Norman Davies' 'Vanished Kingdoms': a lively look at why nations go away
Norman Davies' "Vanished Kingdoms," while close to 800 pages -- including copious notes for each chapter -- doesn't even delve into the years BC (or CE, depending upon which label you prefer). He begins with Tolosa, a kingdom coming in on the heels of the crumbling Roman Empire in the fifth century, and he ends with the former Soviet Union and its own crumbling empire in the late 20th century.
He covers lost nations we may not have heard of, such as Alt Clud, Borussia, Rosenau and Tsernagora, and some that may sound familiar, such as Aragon, Burgundia, Galicia and Eire. Each section is informative, nicely paced and illustrated with detailed charts showing royal family trees or throne lineages.
There are also some sharply reproduced period prints and contemporary illustrations, along with two glossy color photo sections allowing for even more stunning examples of portraiture, engravings, and photos of pertinent people and places.
Mr. Davies' chapters, while detailed, also bring points of reference into each nation's history. When writing of the Rusyns (Carpatho-Ukraine peoples of the border areas of Ukraine, Hungary and Romania) for instance, he writes of names known to the modern age such as Andy Warhol, whose parents came from the same Rusyn village as Adolph Zukor, the founder of Paramount Pictures.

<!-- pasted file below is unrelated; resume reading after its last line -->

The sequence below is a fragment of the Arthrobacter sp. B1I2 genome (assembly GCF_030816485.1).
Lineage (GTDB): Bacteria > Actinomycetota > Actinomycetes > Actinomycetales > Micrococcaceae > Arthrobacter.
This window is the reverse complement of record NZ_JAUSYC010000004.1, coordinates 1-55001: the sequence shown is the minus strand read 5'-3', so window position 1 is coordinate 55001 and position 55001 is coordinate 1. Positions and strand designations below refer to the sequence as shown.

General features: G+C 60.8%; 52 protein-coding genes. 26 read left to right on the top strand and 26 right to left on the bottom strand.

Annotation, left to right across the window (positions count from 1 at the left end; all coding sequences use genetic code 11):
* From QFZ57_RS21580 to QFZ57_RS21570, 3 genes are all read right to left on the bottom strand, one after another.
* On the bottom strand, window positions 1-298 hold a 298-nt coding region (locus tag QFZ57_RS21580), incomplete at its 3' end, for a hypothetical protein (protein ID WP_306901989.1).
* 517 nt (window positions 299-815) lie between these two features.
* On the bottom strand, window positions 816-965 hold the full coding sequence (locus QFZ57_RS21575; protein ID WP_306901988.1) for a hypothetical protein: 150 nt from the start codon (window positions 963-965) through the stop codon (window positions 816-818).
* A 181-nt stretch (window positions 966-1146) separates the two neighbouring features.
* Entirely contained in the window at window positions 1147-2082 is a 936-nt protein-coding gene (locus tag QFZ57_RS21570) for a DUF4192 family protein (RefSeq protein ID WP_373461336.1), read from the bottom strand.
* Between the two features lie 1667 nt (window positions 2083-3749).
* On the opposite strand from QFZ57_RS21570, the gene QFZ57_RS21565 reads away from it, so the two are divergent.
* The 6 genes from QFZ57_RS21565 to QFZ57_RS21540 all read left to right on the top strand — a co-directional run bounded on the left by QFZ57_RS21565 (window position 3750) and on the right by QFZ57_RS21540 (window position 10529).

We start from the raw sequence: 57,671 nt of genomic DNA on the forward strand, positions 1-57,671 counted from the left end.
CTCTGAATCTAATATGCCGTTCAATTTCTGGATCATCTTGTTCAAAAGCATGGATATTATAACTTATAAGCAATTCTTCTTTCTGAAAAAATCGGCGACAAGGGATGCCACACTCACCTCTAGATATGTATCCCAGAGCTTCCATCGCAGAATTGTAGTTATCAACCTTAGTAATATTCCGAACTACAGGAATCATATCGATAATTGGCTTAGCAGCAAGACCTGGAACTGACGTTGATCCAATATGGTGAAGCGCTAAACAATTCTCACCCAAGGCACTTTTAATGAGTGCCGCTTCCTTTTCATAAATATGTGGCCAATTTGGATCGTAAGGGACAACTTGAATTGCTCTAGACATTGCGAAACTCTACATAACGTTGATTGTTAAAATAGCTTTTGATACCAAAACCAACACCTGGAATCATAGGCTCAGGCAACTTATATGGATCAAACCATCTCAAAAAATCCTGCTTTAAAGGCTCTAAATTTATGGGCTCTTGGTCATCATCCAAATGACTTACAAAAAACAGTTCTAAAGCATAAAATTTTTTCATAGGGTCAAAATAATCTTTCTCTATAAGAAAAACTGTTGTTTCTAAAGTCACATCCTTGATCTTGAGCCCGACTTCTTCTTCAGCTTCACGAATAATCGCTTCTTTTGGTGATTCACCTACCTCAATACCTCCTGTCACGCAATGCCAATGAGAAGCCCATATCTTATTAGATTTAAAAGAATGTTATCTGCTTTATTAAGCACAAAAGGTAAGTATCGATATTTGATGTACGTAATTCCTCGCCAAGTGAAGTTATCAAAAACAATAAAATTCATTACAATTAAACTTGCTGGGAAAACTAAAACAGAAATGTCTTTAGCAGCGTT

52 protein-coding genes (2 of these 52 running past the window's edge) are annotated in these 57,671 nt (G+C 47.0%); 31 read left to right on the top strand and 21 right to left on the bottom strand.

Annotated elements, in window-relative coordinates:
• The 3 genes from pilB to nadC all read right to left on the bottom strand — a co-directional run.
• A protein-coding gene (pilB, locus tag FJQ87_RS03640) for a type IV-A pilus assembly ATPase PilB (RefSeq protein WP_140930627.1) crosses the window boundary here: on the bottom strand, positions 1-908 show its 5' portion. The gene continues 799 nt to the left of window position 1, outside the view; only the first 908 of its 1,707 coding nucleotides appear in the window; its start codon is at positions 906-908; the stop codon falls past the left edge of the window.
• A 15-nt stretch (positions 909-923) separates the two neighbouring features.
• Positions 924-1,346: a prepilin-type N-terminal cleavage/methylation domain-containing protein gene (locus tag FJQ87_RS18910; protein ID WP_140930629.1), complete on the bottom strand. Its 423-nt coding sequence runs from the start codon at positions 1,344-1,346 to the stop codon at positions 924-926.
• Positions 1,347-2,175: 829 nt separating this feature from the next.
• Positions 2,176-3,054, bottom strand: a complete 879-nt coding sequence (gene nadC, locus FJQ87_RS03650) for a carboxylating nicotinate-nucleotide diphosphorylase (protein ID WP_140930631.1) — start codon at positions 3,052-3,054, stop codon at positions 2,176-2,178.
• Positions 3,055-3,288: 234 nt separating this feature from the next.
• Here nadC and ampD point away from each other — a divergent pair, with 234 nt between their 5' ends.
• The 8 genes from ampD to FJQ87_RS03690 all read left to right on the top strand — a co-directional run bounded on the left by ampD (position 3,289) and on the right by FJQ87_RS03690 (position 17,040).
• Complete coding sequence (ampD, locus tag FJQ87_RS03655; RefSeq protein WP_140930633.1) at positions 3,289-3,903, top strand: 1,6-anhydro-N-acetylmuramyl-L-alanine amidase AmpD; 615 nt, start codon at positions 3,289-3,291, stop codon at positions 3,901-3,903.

As a professor of history (University of London as well as Harvard and a few others), Mr. Davies has picked interesting topic states and nations of the past. Interesting because they are, in many instances, tied in with longer-lasting nations and peoples and in one way or another have had lasting influences on them.
One example of this, as detailed by Mr. Davies, is Czechoslovakia, whose history in the 20th century involved precariously aligned autonomy with the aforementioned Rusyn state, along with Slovakia. As Nazi Germany asserted its will over neighbors, the Slovaks went for independence, thus throwing that autonomy into chaos. The Rusyn peoples' decision to follow suit and seek their own independence was as badly timed as anything could be in mid-20th century Europe: it happened early in 1939 and on March 15 the Nazis occupied Prague and not surprisingly didn't consult a single Rusyn on what they might desire in the ensuing German "protection" of the region.
Another example is Ireland (Eire), whose "troubles" throughout its history, but especially the period since 1916 that Mr. Davies covers here, resonate to this day.
His last chapter in the book, "How States Die," is a short but informative section detailing the fundamental failings of governments from Babylon to Yugoslavia, from religious underpinnings to the failure of despots to hold their disparate peoples together.
Norman Davies, whose previous works include histories of Poland and Europe, has, in this new work, written short histories of 15 nations/states in a substantive volume that shows how so many past peoples have intertwined with the larger world and shaped it even after they are forgotten in the sands of time. "Vanished Kingdoms" should really be a "Volume 1" in my opinion. Mr. Davies should write about all of them, even though that would obviously be impossible for one person to pull off.
If he could, I would read them all. But I'll probably have to be happy with the pivotal periods he does cover in this efficient, lively and important work, an outstanding addition to the histories of the human race.
First Published June 10, 2012 12:00 am